“I was at a Rusko show in 2012 at what used to be The Music Box (now The Fonda) in LA. A dear friend of mine and I had been going to shows consistently,” Brickell recounts. “We were trying to be sober but trying to be underground bassheads. It was incredibly dangerous and on this night, for some reason, it became apparent to us. We were in the smoking section under the infamous green awning that used to be there. Blunts and booze were all around us. We were on shaky ground. Suddenly from the other side there was a cheer from a small group. Some other person we had never met or seen was celebrating their one year sober at a Rusko show!”

This proved to them that there was a need for sober safe havens at electronic music events; a place for people to feel like they fit in within a community where they might be considered outliers. Borrowing ideas from The Wharf Rats and Yellow Balloon Groups, 19 year-old Brickell and his buddy drafted a proposal and sent it off to Superfly Entertainment, the company that runs Bonnaroo. It was received with tremendous support from the group Soberoo. This led to further festivals, more Harmonium board members, and many more attendees at their designated sober support tents. The festivals they partner with brand Harmonium using unique names to make it easier for fans to find – for Insomniac they are Consciousness Group, Lightning In A Bottle is Lightning Without A Bottle, Lock’n they are Sober Lock’n, etc.

(Photo By: Phil Sanchez)

Now in 2017, Harmonium and the sober support groups they set up can be found at 20 festivals and counting. But, the road from Soberoo to now was not an easy one.

“The real struggle is getting past some stigmas a small selection of attendees have. We have had people pour beer on our table. We have had people flip us off. We have not been well received by everyone because some people see us as a buzzkill. We all tell ourselves and all our volunteers that these are likely the people who need us the most and that gets us through it every time. We aren’t there to be liked by all, we are there to be helpful to some. We would never judge someone for drinking or using, so please don’t judge us for not drinking or using. Plain and simple! It’s not always easy but every challenge has proven itself to be time worthy, again and again.”

Brickell mentions that Harmonium wouldn’t be possible if it weren’t for the volunteers that strive to alter those stigmas into understanding. With a list of hundreds of volunteers from several countries, it is evident that Harmonium is a much needed sanctuary for many festival attendees worldwide. To further prove that the folks at Harmonium are in it for the right reasons, Brickell informed us that, “No one at Harmonium has ever taken a paycheck from the organization and never will.”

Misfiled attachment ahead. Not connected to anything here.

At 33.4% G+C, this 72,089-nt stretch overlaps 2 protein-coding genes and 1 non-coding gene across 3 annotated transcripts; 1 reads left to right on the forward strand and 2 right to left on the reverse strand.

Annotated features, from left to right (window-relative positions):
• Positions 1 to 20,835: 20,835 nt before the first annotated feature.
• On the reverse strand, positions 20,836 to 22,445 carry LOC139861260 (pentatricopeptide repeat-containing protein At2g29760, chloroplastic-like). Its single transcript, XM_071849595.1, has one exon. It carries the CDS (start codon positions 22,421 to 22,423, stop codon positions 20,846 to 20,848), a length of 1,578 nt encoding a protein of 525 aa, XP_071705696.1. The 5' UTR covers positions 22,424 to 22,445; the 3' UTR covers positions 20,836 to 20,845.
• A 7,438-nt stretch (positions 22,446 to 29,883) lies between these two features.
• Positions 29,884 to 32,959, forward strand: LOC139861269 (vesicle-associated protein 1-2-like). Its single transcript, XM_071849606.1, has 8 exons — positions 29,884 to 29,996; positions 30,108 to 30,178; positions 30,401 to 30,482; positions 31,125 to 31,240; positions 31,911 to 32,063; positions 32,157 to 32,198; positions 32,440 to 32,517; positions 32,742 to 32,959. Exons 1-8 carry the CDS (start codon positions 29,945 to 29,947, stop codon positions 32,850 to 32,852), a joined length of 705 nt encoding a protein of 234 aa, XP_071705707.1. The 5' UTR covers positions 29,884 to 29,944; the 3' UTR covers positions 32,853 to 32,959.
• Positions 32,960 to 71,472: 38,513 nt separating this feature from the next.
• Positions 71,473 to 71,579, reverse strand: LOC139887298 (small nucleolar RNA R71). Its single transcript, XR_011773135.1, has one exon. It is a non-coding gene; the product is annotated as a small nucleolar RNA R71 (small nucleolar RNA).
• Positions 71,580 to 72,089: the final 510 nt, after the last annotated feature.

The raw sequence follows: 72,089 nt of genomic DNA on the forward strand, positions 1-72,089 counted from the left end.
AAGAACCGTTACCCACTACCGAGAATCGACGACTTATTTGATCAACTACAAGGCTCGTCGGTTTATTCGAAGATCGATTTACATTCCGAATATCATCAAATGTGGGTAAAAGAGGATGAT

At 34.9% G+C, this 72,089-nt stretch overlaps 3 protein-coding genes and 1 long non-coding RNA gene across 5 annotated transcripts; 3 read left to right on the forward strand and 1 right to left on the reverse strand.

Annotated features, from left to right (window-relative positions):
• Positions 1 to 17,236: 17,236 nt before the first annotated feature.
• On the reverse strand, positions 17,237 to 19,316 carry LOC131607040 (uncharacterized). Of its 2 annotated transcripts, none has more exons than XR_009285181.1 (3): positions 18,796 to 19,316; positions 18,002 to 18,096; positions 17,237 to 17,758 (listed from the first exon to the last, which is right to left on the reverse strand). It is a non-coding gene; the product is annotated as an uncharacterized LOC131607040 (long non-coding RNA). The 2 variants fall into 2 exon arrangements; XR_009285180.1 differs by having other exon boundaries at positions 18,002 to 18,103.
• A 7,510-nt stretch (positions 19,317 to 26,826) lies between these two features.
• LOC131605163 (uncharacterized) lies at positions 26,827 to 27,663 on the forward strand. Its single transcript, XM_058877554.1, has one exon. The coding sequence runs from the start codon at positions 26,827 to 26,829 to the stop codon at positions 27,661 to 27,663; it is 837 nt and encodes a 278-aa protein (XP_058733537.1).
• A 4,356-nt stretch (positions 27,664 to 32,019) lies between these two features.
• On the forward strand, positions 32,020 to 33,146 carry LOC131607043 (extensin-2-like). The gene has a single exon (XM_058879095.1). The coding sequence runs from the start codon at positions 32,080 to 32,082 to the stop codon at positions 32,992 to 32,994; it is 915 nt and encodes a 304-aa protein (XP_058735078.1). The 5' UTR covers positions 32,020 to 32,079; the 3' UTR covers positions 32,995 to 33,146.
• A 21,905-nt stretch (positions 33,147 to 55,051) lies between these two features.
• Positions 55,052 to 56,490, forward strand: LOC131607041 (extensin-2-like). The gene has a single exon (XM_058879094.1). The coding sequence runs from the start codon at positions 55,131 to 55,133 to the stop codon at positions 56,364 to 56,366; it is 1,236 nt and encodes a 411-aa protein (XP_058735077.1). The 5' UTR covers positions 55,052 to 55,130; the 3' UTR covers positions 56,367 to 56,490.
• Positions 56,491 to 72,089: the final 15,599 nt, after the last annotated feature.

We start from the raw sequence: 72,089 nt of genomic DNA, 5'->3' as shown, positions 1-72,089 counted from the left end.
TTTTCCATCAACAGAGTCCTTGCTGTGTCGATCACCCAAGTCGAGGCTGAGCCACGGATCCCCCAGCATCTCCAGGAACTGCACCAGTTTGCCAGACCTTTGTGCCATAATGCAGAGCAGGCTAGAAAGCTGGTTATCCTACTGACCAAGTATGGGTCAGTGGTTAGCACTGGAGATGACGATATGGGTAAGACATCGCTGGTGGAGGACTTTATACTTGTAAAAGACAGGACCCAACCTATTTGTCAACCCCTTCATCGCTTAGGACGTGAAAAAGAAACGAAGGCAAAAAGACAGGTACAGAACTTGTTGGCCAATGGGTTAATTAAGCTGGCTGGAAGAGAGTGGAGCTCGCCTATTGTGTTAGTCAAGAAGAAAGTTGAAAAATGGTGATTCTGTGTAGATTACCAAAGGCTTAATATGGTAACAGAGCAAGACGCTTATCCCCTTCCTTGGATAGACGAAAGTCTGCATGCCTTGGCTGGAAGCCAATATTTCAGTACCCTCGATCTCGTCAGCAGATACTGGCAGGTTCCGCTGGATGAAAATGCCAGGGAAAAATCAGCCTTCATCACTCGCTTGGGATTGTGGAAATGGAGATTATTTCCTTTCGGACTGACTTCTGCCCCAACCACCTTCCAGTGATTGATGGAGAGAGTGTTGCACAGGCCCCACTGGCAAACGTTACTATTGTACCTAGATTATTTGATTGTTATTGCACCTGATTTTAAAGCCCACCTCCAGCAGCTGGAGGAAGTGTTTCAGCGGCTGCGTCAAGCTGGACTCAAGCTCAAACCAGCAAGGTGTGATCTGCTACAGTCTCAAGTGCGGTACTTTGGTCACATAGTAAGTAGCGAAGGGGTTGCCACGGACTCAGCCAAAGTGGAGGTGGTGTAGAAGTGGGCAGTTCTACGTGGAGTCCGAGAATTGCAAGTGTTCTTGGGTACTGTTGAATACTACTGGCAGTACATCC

As they move forward, Harmonium has some big visions for the future. He wants to create an event similar to that of Light Up The Blues hosted by Autism Speaks. He wants, “An event with live music, education, entertainment and heartfelt moments all wrapped up into one. An event where the proceeds go to fund treatment for young adults from every kind of background. I’d like to leave a legacy where the next, better version of myself will be given the chance they don’t even know they need.”

If you found the story of Harmonium inspiring, you can get involved! Check out their volunteer sign up sheet here, or drop by one of their tents at the following events:

Beyond Wonderland – March 24-25

Dreamstate – May 27-29

Lightning In A Bottle – May 24-29

Governors Ball – June 2-4

Bonnaroo – June 8-11

Electric Daisy Carnival – June 16-18

Forecastle – July 14-16

Panorama – July 28-30

Lollapalloza – Aug 3-6

Outside Lands – Aug 11-13

Lockn’ – Aug 24-27

Nocturnal Wonderland – Sep 2-4

Austin City Limits Oct 6-8 & Oct 13-15

Countdown Dec 30-31


If you or anyone you know is suffering from any form of substance abuse or addiction, do not hesitate to act. Taking a screening can help determine if additional help is required. Visit to take a free, confidential, and anonymous alcohol or substance use screen. Visit Mental Health America to learn more about recognizing addiction symptoms and offering support before and throughout recovery. Several global online and regional recovery support communities can be found at the links below:

Mental Health America:

To Write Love On Her Arms:

Visit JED’s Mental Health Resource Center for information, resources, and tips for how to help yourself or a loved one.